The Whole Life Tariff

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Three convicted murderers have submitted an application to the European Court of Human Rights opposing the principle of whole life tariffs. The trio claim that condemning them to die in jail amounts to "inhuman or degrading treatment" and argue that their sentences should be open to regular review.
This follows closely upon an outcry in the papers over the UK Supreme Court ruling that people should have the right to ask to have their names removed from the Sex Offenders Register. The Home Secretary said she would comply with the ruling, but reluctantly and to the minimum possible degree.
Is it a human right to earn - eventually - the chance to make a new start?
These are such sensitive issues (some would say symptoms of moral panic) that few if any politicians will risk being seen as soft on them. But the moral questions deserve consideration:
Is it wrong that the punishment for even the worst murders should exclude all hope of eventual release? Or should "life" in some cases really mean life, to reflect society's abhorrence of the crime and to protect the public from the criminal?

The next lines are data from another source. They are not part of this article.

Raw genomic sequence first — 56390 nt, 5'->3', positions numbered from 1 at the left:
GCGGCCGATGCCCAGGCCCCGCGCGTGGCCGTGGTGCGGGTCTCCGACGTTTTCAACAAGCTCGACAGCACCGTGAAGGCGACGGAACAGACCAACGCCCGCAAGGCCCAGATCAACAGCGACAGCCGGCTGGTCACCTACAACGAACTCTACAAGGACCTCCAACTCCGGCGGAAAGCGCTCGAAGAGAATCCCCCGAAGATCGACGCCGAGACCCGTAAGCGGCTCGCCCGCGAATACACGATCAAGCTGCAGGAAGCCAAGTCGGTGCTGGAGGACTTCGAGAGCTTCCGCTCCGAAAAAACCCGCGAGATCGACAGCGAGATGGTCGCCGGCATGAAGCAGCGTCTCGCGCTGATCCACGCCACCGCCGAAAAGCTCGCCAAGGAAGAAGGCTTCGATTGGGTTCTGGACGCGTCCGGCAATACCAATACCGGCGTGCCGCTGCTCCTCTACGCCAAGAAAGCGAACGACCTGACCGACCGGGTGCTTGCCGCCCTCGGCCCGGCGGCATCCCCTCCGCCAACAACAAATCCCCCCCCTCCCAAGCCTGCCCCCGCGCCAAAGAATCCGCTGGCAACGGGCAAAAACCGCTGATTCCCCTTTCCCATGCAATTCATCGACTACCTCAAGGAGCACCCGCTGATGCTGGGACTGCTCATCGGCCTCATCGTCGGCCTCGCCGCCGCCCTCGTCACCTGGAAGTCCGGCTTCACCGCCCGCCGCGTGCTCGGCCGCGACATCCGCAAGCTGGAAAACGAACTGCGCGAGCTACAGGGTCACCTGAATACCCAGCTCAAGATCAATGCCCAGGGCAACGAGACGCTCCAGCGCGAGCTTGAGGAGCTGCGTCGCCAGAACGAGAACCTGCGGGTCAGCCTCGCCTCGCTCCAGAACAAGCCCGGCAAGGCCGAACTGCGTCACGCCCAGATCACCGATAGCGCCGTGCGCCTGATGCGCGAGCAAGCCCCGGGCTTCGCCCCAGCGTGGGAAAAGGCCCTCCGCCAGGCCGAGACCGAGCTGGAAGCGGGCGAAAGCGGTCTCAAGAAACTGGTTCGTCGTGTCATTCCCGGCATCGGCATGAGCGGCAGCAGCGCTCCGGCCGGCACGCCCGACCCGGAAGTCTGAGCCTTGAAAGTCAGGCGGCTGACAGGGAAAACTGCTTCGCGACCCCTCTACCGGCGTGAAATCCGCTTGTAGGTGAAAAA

Is it wrong that the odium of a sex-crime should be attached to the offender from conviction to death, overriding all evidence of repentance and reformation? Or are sex criminals - with their high rate of recidivism - in a special category of dangerous individuals who need to be tracked and watched for the protection of the public?

Combative, provocative and engaging debate chaired by Michael Buerk with Melanie Phillips, Clifford Longley, Anne McElvoy and Kenan Malik.

Witnesses: Rt. Rev. James Jones, Bishop of Liverpool and Bishop of Prisons
Jean Taylor - founder of Families Fighting for Justice.
Mark Williams-Thomas Former police detective, criminologist and child protection expert.
Bobby Cummines OBE FRSA Designation : Chief Executive, 'Unlock' (The National Association of Reformed Offenders).

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45 minutes

Last on

Sat 5 Mar 2011 22:15
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